Constanța is a safe city even by European standards (see more info here), a multiethnic and multi-confessional metropolis, where people of Romanian, Tatar, Turkish, Greek, Bulgarian, Ukrainian, Jewish and Roma/Gipsy origin have lived together peacefully for centuries. Christians, Orthodox and Catholics, Muslims and Jews have preserved their faith and religious traditions in a community that respects and values diversity, where all have their important contribution to the local culture, economy and vibe of the region.
Constanța is a touristic city, and people are well used to foreigners and are generally welcoming and helpful. You will easily find people who speak English or at least understand the basic questions, particularly amongst the young generation.
The common sense advice that is valid everywhere should guide you in Constanța too. Walking at night is okay, even alone, though you should be aware, like anywhere else, of pick pockets, particularly in crowded places and public transportation. Be careful with or avoid taxis near the train station as, although they may have the meter on, they may charge much higher tariffs than the regular cabs. As with Bucharest and other big cities in Romania, your biggest safety concern could come from stray dogs, although the municipality is making progress in that respect.
In Romania, as in any other EU country, if you need emergency medical assistance during your trip, dial 112 on your phone and ask for an ambulance. If you are referred to a medical facility for treatment you should contact your insurance/medical assistance company immediately.
Carrying around a lot of cash is risky. Your money is safe in the bank for when you need it so we strongly advise students to open accounts at the local banks that have quality international transfer services (low fees and rapid delivery). International students who receive scholarships also need to open accounts with local banks. Moreover, if you want a utility or mobile phone contract, the bank details may prove helpful, along with a clear proof of residency at a local address.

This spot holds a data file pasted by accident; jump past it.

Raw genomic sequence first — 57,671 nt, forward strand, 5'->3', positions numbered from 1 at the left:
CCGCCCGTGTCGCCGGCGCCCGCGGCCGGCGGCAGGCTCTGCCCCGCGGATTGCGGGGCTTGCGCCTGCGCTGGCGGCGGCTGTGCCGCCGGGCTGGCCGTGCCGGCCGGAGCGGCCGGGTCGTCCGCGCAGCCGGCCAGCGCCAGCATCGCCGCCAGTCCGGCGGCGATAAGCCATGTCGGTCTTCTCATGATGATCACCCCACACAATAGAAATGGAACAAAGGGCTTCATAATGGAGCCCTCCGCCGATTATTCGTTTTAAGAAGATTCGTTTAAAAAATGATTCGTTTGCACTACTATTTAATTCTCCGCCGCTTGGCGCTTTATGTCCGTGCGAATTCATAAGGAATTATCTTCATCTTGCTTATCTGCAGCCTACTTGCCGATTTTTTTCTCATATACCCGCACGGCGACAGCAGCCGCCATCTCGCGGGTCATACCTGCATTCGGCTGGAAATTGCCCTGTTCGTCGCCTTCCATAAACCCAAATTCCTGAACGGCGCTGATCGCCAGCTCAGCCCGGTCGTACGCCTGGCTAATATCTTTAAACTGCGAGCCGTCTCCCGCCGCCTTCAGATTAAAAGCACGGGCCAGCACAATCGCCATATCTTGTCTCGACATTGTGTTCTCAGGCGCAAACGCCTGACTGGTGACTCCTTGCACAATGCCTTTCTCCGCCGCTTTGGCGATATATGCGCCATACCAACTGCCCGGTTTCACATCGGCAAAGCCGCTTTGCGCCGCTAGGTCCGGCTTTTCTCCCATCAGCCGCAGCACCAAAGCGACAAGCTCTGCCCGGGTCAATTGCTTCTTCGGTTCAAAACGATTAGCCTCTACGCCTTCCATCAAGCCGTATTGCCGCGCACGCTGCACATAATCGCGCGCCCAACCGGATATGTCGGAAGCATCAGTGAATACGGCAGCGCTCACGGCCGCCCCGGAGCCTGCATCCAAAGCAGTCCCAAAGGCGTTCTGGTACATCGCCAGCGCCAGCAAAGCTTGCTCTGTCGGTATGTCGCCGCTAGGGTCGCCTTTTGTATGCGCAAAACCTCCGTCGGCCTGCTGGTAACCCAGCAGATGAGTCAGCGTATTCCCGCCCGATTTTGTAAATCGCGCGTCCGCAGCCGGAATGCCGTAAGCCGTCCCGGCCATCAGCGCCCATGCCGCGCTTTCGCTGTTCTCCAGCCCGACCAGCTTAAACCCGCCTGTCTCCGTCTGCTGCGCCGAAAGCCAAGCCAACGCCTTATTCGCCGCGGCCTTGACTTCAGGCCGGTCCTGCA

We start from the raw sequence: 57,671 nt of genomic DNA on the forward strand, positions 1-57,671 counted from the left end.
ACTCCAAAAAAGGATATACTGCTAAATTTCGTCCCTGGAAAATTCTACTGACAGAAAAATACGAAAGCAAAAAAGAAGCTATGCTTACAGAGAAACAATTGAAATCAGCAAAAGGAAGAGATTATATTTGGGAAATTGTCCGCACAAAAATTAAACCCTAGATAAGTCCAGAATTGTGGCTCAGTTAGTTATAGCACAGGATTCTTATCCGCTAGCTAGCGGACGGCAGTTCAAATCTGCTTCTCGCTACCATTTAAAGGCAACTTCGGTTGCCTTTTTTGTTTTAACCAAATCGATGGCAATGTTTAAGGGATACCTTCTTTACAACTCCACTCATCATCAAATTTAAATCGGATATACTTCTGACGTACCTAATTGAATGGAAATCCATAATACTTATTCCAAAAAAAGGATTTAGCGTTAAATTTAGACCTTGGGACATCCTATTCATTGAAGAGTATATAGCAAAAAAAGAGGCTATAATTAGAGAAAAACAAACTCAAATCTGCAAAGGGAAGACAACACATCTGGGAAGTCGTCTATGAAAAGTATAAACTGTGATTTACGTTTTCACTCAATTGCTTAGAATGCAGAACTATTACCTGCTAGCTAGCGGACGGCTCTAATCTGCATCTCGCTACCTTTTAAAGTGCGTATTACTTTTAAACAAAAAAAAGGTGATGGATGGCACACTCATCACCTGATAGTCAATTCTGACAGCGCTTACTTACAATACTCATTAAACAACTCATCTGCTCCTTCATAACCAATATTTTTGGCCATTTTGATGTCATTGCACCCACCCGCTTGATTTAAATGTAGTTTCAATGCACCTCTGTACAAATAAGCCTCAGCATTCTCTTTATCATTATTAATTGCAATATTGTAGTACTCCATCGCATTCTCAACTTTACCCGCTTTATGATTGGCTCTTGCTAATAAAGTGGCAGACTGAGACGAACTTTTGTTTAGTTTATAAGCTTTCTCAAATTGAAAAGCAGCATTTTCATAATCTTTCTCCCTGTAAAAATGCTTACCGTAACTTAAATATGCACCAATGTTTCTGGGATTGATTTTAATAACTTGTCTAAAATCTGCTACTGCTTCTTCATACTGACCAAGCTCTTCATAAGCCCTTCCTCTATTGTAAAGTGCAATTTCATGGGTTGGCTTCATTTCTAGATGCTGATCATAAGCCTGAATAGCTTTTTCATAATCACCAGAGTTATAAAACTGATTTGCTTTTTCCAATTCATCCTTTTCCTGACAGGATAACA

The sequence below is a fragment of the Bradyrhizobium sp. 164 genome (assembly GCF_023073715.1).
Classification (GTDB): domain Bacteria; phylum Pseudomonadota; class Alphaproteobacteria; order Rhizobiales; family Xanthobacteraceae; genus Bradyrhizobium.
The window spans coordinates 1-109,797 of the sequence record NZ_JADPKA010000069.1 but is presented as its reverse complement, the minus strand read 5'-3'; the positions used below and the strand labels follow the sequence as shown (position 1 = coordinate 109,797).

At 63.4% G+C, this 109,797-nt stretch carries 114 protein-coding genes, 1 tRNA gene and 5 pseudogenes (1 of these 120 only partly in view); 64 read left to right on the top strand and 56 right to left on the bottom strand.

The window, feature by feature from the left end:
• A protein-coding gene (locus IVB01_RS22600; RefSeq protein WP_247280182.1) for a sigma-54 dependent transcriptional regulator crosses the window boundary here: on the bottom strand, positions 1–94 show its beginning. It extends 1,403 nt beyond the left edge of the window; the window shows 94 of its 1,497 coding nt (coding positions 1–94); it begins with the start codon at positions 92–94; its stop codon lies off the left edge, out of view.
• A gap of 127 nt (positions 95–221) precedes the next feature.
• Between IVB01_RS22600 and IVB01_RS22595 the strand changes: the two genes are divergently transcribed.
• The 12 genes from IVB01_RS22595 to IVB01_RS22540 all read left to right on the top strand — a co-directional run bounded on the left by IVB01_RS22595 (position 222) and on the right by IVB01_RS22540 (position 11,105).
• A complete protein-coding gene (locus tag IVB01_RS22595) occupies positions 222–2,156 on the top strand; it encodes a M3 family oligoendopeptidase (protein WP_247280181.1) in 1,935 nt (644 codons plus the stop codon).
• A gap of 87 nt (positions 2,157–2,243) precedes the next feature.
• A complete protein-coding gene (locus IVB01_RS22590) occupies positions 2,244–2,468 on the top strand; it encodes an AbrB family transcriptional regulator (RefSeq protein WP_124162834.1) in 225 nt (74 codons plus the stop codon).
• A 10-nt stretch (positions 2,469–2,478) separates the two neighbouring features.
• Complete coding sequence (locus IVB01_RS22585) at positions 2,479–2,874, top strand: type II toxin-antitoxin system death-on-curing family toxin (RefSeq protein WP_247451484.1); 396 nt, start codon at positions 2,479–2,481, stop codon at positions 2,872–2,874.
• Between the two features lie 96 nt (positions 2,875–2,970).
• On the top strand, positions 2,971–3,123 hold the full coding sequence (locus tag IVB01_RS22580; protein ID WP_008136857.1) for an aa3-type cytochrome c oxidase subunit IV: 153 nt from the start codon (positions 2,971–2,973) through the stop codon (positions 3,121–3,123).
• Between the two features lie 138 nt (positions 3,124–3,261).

The use of debit and credit cards is wide spread in the urban areas of Romania, at most merchants, and there are no fees for the buyer. Generally, the cards used in Romania need a PIN, a 4 digits code that protects your card from being used by someone else. Also, it is wise to use only exchange offices, especially those that belong to banks, which can be found throughout the city, and never accept exchanges with locals. Before making exchanges check the currency rates, particularly the official one, posted by the National Bank of Romania (see details here).
2018-2019 International Student’s Department File processing calendar for EU citizens – September Admission SessionDOWNLOAD read more
List of non-european candidates that have been granted the issuance of acceptance letter (July 2018 admission session)DOWNLOAD read more
Information about admissions in 2017read more